I’m partnering with Black & Decker to showcase the MATRIX, its newest cordless 20v max drill/driver with a unique line of attachments that’s more adaptable than any other multi-tool that I’ve had the pleasure of owning.
Hey friends, I’m sorry that every time you’ve come to our house and needed a place to sit, one of you has been stuck with the broken adirondack chair that I received over a year ago and even tried to fix. I’m a terrible host, made more terrible by the fact that I really didn’t care that the chair was broken and probably just told you to “lean forward, because it’s busted, oh, and don’t set your drink on the right arm support, thanks.”
I like a project full of purpose, and when tasked with the challenge to use the MATRIX for projects around my house, I expected that this one would be a good fit. The tool, I’m finding and legitimately appreciating myself, is highly functional and extremely convenient. It presents like a Wegmans prepared food buffet, satisfying the needs of many projects with attachments sold in assorted flavors, so, for instance, if you need an impact driver and a reciprocating saw, you can consider the MATRIX your two-in-1 product. The variety is not that different than the asian-italian-indian food combo I ingested last night, right? It’s 20V, and sure, there are many products out there that would compete with that spec, but for so many homeowners, crafters, creators, handy people, this would be a really great way to avoid an investment in heavy duty tools that may not get a lot of wear. All I would recommend is investing in a second battery, so that during longer projects you can always have one charging. But that’s my general advice relating to anything battery-powered though, not a criticism exclusive to Sir MATRIX.
It’s been warm, and we’ve still been enjoying the chairs by the campfire, but now that the barn roof has been rebuilt, we’re preparing to store things away for the season, so I may as well get it done while it’s on the mind instead of being burdened by it again in the spring. For this project I employed the classic drill/driver attachment, the impact driver attachment, the jigsaw, and the oscillating tool attachment, and you’re about to see how.
I started by removing the damaged back brace with the drill attachment to the MATRIX. To create a new brace, I used a scrap piece of 1×6 board (a piece of pressure treated scrap from our old deck pegolas) and traced the outline of the old brace onto it.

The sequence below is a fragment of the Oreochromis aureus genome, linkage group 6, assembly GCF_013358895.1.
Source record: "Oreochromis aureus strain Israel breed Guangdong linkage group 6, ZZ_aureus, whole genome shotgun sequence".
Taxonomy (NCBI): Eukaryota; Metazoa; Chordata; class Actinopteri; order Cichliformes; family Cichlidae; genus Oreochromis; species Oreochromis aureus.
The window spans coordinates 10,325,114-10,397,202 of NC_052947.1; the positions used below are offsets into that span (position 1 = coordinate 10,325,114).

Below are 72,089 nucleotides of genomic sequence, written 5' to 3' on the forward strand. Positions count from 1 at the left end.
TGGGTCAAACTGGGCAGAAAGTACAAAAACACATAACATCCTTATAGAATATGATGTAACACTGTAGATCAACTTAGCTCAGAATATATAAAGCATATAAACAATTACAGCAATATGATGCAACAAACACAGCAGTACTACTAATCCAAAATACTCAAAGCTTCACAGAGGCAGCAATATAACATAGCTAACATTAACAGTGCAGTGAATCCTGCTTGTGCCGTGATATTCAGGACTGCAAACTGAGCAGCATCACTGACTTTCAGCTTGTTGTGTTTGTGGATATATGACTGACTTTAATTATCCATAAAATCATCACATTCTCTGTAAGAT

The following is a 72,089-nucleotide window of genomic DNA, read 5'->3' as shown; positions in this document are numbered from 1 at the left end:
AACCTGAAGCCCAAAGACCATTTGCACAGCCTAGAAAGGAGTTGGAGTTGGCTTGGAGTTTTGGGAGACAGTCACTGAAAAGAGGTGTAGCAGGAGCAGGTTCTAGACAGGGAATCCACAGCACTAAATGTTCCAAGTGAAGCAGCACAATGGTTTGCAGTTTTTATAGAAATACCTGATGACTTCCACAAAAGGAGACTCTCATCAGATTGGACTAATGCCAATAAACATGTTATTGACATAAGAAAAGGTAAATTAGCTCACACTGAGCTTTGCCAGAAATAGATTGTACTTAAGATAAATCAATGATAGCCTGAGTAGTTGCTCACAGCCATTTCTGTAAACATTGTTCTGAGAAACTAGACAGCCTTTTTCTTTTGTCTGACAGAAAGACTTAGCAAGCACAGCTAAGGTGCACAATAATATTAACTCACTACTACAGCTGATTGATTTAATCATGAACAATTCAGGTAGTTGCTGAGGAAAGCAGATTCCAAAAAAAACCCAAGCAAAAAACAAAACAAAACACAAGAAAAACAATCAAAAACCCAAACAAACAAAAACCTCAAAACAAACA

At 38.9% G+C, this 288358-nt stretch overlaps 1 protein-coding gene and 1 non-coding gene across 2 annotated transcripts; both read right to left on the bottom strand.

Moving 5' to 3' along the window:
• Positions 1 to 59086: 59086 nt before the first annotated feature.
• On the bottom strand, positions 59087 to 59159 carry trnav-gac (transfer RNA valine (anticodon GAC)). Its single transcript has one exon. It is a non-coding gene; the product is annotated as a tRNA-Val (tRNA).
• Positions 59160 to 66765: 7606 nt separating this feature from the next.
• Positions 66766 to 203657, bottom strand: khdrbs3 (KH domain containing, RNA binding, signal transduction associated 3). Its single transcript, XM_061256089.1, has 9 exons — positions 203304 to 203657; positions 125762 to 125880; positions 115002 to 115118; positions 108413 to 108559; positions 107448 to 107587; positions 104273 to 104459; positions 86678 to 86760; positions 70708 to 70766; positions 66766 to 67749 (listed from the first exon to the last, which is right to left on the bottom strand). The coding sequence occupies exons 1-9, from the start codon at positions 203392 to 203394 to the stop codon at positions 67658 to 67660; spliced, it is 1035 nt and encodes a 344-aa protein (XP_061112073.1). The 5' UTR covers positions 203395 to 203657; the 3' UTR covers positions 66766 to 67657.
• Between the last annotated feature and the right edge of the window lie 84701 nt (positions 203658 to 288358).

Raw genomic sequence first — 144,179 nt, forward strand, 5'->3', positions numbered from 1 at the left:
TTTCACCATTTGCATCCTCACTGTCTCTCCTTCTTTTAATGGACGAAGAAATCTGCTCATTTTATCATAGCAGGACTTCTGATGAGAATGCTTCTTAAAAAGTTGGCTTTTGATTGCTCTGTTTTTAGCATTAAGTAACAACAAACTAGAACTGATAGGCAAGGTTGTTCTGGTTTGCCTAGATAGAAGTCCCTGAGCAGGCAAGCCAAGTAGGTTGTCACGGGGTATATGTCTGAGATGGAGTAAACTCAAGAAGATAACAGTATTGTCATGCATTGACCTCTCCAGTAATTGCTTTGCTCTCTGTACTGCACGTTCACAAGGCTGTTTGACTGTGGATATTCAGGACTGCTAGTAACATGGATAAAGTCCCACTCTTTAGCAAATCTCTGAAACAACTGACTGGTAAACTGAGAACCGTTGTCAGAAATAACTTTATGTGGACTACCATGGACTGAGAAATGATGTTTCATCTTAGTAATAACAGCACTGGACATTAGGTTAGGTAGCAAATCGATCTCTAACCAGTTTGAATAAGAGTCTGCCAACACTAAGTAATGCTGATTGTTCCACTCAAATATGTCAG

The original brace itself, you can sort of tell, has a bevel on one side which is enough to support the angle of the back boards, while still resting parallel on the chair. To accommodate this, I guessed, and made a slight pencil mark to know what angle the cut needed to be at, approximately. Doing it by hand, I knew would be tricky, but fortunately this cut didn’t need to be perfect, it would only support the angle that the chair back boards laid at… which is flexible by a few degrees… because I’m a handy human, not a machine that’s designed to produce adirondack chairs.
I used the jigsaw attachment to cut out the 1x board, and within a few minutes I had the brace cut.
To create the bevel, I considered two options: the MATRIX reciprocating saw attachment, and the oscillating attachment. Oscillating won, having a little more flexibility in the angle cut where I needed it, and causing the small board to reverberate a lot less than the reciprocating option. *Note: Within a few minutes of using this attachment, the markings on the saw blade did wear away–the black coating too–which might make the blade for this attachment not as beneficial or long-lasting in instances when you would need those measurements. See arrow.
I oscillated my little heart out. It worked really well, shaving away the desired angle in small slices like I was carving a turkey.
The fit against the back of the chair was great. With the drill attachment I pre-drilled a hole in the new board, and with the impact driver, bore a long deck screw in to cinch it together (because extra deck screws work for everything).
I also attached every backboard to the new back brace by pre-drilling the brace at an angle (kreg jig style) and then using a short deck screw to cinch them together. Not shown, not all that interesting.
The board that I chose to use is pressure treated, and while it stands out as new pine now, it’ll hold up to the weather well and age and discolor gracefully over the years.
Pretty pleased with myself, friends. You may now comfortably sit in the chair.